BRATTLEBORO—According to Rep. Sarah Edwards, P/D-Brattleboro, Vermonters carry out an estimated 180 million plastic bags each year from retail stores.
She believes that requiring a 10-cent fee on each disposable plastic carryout bag taken by a customer at time of purchase would cut down on the number of bags that ultimately up in landfills.
Brad Borofsky of Sam’s Outdoor Outfitters disagrees, saying that the 10-cent fee would hurt already struggling Vermont retailers.
At a special meeting of the Windham Solid Waste Management District’s Planning/Operations Committee on Monday, Edwards and Borofsky hashed out the pros and cons of taxing disposable plastic bags.
Sponsored by Edwards and fellow House members Johannah Leddy Donovan, D-Burlington, and Dave Sharpe, D-Bristol, Bill H.145 seeks to reduce plastic bag use by levying a fee. The bill, which is in the House Committee on Natural Resources and Energy, does not cover smaller plastic bags or produce bags in grocery stores.
Edwards said that yearly visits from schoolchildren and others who advocate banning the bags has led to multiple plastic bag bills. She estimated that three had been written since 2007.
Plastic carry bags pose a number of problems to the environment, said Edwards. Reducing the use of these bags would cut the use of oil, which goes into producing them. Buried plastic bags block the flow of water and oxygen in the soil. Burning bags release toxins. The bags can also kill wildlife and choke drainage systems.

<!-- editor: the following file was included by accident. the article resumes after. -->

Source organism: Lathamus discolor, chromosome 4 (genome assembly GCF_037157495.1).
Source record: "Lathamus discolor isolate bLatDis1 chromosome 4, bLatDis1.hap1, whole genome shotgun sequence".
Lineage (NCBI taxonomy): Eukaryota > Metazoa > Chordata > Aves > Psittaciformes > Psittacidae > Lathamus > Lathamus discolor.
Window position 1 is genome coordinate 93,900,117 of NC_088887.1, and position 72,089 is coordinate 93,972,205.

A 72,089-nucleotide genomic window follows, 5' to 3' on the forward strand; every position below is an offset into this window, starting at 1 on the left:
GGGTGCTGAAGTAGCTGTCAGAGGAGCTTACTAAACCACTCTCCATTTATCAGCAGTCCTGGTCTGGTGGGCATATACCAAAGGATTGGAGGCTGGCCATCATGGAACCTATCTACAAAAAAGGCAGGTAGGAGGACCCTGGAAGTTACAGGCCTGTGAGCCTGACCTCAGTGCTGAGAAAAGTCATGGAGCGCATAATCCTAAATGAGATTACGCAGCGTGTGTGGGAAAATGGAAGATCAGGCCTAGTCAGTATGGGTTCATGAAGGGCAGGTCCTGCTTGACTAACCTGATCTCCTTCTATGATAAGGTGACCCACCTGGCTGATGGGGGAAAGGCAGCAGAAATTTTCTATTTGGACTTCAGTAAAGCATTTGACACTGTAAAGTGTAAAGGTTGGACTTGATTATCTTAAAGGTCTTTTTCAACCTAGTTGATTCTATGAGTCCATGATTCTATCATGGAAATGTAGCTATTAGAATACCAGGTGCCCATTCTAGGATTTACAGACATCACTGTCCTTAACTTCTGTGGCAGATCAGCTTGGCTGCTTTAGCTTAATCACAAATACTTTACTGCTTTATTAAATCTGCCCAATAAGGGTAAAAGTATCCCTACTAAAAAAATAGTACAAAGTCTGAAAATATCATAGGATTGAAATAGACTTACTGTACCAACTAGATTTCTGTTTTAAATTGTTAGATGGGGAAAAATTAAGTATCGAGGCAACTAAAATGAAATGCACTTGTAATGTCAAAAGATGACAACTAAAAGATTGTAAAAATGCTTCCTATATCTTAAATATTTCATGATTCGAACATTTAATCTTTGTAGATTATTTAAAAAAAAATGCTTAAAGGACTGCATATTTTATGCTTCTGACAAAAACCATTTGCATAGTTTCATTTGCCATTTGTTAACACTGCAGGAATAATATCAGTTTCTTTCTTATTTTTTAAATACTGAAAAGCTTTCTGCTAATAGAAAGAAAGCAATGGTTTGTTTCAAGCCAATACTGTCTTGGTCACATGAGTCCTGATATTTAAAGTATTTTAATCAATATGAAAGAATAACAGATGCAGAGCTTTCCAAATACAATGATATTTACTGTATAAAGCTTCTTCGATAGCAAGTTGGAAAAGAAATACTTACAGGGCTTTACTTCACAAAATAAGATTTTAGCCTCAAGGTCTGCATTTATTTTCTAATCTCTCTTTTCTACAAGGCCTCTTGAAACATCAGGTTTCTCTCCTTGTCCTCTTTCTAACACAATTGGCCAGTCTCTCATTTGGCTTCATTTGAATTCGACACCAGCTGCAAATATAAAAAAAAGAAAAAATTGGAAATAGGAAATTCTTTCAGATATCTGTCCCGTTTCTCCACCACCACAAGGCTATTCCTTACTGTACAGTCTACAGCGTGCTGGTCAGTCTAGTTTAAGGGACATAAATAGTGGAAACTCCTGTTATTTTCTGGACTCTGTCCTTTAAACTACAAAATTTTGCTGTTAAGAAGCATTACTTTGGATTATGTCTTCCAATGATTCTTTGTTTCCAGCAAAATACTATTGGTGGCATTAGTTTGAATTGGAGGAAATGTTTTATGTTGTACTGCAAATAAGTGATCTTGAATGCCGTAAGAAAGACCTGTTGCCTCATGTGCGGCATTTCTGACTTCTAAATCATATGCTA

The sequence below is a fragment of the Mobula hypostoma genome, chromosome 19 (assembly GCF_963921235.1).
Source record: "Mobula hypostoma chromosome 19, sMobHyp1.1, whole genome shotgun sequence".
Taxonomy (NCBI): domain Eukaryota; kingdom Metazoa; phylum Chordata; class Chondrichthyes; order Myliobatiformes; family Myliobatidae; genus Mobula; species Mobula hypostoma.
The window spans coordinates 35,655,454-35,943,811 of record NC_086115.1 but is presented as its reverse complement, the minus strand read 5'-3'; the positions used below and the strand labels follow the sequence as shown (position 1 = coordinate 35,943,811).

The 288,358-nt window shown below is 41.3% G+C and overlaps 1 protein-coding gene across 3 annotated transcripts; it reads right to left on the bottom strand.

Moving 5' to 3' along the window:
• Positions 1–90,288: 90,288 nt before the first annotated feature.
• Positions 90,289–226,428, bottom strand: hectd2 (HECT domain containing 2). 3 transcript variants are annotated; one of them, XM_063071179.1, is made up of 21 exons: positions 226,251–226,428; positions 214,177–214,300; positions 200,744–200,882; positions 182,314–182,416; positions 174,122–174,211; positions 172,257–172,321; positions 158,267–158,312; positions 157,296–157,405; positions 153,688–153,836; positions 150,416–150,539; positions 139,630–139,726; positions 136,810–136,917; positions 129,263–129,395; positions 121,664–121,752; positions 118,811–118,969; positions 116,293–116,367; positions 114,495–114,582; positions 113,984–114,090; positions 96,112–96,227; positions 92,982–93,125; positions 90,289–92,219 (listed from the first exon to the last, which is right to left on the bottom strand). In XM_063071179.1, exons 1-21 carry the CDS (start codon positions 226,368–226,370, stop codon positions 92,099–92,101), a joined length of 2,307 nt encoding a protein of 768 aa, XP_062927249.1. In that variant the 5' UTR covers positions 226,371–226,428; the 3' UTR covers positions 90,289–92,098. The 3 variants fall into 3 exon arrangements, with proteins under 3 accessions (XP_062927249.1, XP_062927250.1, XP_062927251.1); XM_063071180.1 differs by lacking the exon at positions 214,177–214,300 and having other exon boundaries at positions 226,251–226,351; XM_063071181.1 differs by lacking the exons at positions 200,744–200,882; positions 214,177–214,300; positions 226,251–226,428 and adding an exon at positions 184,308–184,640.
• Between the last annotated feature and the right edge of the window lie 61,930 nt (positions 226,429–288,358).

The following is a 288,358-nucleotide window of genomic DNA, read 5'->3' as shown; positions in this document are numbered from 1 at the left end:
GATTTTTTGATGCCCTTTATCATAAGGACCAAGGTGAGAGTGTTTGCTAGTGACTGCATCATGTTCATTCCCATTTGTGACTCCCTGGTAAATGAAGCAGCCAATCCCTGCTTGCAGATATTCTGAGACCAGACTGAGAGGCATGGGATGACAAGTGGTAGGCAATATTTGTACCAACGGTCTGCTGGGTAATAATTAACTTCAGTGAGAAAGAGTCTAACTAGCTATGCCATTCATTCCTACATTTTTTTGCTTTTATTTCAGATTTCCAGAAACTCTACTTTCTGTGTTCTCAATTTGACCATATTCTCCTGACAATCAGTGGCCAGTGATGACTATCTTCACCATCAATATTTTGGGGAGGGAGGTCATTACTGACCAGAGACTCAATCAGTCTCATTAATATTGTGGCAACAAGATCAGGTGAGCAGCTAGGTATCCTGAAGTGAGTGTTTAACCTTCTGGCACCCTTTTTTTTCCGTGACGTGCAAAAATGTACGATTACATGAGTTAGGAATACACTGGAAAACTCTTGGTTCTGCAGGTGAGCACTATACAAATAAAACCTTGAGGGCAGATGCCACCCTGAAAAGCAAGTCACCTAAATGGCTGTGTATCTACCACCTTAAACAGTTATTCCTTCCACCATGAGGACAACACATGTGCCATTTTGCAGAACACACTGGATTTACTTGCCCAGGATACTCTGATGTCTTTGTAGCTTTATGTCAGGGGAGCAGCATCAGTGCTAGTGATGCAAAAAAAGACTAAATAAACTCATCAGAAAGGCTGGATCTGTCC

On the plus side, she said, plastic bags are handy, don’t leak, and are convenient for consumers.
Other countries already charge for plastic bags, said Edwards. In Ireland, use of plastic bags dropped 94 percent in one year after the country slapped on a 25-cent-per-bag fee.
According to Edwards, San Francisco banned plastic bags in 2007, and Washington, D.C., began charging 5 cents per bag in 2009. China, Australia, and France have also banned plastic bags.
Members of the Vermont Grocers Association have told Edwards it’s “all or nothing.” If plastic bags go, than they want paper bags gone, too, because they cost more to ship and take up more storage space.
Tasha Wallis, executive director of the Vermont Retail Association, told the Associated Press in February that “no taxes or bans are needed, because the industry is already taking steps to reduce the use of disposable bags,” including discounts to customers who bring reusable bags.
Borofsky said his store in Brattleboro loses business to his Keene store because of the lack of sales tax in New Hampshire. Approximately 85 percent of his customers buy their kayaks in Keene, he said.
“Pilfering is a problem,” said Borofsky citing the “five-finger discount” as a strike against customers carrying in their own, often opaque, reusable bags.
Borofsky also said that he didn’t want customers limited to what they could buy, based on the size of the reusable bags they brought into the store.
Plastic biodegradable disposable bags “are the answer,” said Borofsky. But Edwards said that many biodegradable bags require sunlight to break down, which they don’t get in landfills.
Dora Bouboulis, who serves as an alternate on the WSWMD committee and is a Brattleboro Selectboard member, suggested compostable bags over biodegradable ones.
Many recycled plastic bags are shipped overseas to China, which takes resources too, said Bouboulis, adding that “[recycling bags] doesn’t make sense unless you do something with them locally.”
Borofsky and Edwards said they would research compostable bags.